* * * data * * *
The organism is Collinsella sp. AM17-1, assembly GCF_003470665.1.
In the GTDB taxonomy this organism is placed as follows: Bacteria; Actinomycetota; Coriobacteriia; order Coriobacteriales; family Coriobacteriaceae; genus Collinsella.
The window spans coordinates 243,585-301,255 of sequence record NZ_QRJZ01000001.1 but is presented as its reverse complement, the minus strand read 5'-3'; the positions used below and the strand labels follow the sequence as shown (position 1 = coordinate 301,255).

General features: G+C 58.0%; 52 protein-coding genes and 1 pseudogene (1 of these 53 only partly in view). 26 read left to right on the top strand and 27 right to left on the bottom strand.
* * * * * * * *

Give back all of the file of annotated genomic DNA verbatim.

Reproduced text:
The organism is Collinsella sp. AM17-1, assembly GCF_003470665.1.
In the GTDB taxonomy this organism is placed as follows: Bacteria; Actinomycetota; Coriobacteriia; order Coriobacteriales; family Coriobacteriaceae; genus Collinsella.
The window spans coordinates 243,585-301,255 of sequence record NZ_QRJZ01000001.1 but is presented as its reverse complement, the minus strand read 5'-3'; the positions used below and the strand labels follow the sequence as shown (position 1 = coordinate 301,255).

General features: G+C 58.0%; 52 protein-coding genes and 1 pseudogene (1 of these 53 only partly in view). 26 read left to right on the top strand and 27 right to left on the bottom strand.